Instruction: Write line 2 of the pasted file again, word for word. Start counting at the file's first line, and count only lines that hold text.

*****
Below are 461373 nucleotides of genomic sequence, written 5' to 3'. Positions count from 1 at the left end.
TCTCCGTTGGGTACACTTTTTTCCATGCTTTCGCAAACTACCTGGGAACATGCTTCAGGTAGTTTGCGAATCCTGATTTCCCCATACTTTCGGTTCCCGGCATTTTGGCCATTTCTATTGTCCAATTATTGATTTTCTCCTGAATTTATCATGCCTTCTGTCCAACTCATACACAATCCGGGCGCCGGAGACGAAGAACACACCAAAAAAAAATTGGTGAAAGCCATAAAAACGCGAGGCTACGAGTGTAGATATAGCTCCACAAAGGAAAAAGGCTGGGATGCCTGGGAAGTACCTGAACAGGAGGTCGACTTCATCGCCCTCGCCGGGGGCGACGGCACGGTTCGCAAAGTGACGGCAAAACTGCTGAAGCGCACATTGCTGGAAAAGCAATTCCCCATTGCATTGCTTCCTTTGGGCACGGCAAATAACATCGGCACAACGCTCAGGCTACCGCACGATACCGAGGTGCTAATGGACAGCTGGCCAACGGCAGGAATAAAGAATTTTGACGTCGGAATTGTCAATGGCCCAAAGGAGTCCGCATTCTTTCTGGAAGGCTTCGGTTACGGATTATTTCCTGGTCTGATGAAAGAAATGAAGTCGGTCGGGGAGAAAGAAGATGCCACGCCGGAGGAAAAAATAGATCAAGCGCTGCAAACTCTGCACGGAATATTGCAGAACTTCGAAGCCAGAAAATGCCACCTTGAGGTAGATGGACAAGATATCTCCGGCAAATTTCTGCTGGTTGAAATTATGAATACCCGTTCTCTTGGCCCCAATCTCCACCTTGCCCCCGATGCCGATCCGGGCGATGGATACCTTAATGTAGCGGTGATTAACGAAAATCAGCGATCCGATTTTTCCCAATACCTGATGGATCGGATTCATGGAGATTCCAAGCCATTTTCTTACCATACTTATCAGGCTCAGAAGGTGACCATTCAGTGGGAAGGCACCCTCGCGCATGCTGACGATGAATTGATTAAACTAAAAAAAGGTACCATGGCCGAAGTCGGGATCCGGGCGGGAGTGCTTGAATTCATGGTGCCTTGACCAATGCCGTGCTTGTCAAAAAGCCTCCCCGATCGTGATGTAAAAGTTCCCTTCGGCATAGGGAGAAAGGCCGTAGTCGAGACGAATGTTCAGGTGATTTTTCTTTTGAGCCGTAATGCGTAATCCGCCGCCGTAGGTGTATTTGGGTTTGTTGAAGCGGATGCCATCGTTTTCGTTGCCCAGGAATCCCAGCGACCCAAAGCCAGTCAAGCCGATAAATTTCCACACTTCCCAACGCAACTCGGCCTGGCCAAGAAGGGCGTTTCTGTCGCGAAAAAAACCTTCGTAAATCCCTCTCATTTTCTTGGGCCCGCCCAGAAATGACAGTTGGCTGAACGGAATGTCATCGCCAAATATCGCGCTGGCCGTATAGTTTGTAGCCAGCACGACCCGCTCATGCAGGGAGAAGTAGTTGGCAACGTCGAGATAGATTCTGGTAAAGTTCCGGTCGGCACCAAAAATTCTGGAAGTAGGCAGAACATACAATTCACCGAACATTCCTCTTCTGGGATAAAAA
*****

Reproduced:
TCTCCGTTGGGTACACTTTTTTCCATGCTTTCGCAAACTACCTGGGAACATGCTTCAGGTAGTTTGCGAATCCTGATTTCCCCATACTTTCGGTTCCCGGCATTTTGGCCATTTCTATTGTCCAATTATTGATTTTCTCCTGAATTTATCATGCCTTCTGTCCAACTCATACACAATCCGGGCGCCGGAGACGAAGAACACACCAAAAAAAAATTGGTGAAAGCCATAAAAACGCGAGGCTACGAGTGTAGATATAGCTCCACAAAGGAAAAAGGCTGGGATGCCTGGGAAGTACCTGAACAGGAGGTCGACTTCATCGCCCTCGCCGGGGGCGACGGCACGGTTCGCAAAGTGACGGCAAAACTGCTGAAGCGCACATTGCTGGAAAAGCAATTCCCCATTGCATTGCTTCCTTTGGGCACGGCAAATAACATCGGCACAACGCTCAGGCTACCGCACGATACCGAGGTGCTAATGGACAGCTGGCCAACGGCAGGAATAAAGAATTTTGACGTCGGAATTGTCAATGGCCCAAAGGAGTCCGCATTCTTTCTGGAAGGCTTCGGTTACGGATTATTTCCTGGTCTGATGAAAGAAATGAAGTCGGTCGGGGAGAAAGAAGATGCCACGCCGGAGGAAAAAATAGATCAAGCGCTGCAAACTCTGCACGGAATATTGCAGAACTTCGAAGCCAGAAAATGCCACCTTGAGGTAGATGGACAAGATATCTCCGGCAAATTTCTGCTGGTTGAAATTATGAATACCCGTTCTCTTGGCCCCAATCTCCACCTTGCCCCCGATGCCGATCCGGGCGATGGATACCTTAATGTAGCGGTGATTAACGAAAATCAGCGATCCGATTTTTCCCAATACCTGATGGATCGGATTCATGGAGATTCCAAGCCATTTTCTTACCATACTTATCAGGCTCAGAAGGTGACCATTCAGTGGGAAGGCACCCTCGCGCATGCTGACGATGAATTGATTAAACTAAAAAAAGGTACCATGGCCGAAGTCGGGATCCGGGCGGGAGTGCTTGAATTCATGGTGCCTTGACCAATGCCGTGCTTGTCAAAAAGCCTCCCCGATCGTGATGTAAAAGTTCCCTTCGGCATAGGGAGAAAGGCCGTAGTCGAGACGAATGTTCAGGTGATTTTTCTTTTGAGCCGTAATGCGTAATCCGCCGCCGTAGGTGTATTTGGGTTTGTTGAAGCGGATGCCATCGTTTTCGTTGCCCAGGAATCCCAGCGACCCAAAGCCAGTCAAGCCGATAAATTTCCACACTTCCCAACGCAACTCGGCCTGGCCAAGAAGGGCGTTTCTGTCGCGAAAAAAACCTTCGTAAATCCCTCTCATTTTCTTGGGCCCGCCCAGAAATGACAGTTGGCTGAACGGAATGTCATCGCCAAATATCGCGCTGGCCGTATAGTTTGTAGCCAGCACGACCCGCTCATGCAGGGAGAAGTAGTTGGCAACGTCGAGATAGATTCTGGTAAAGTTCCGGTCGGCACCAAAAATTCTGGAAGTAGGCAGAACATACAATTCACCGAACATTCCTCTTCTGGGATAAAAA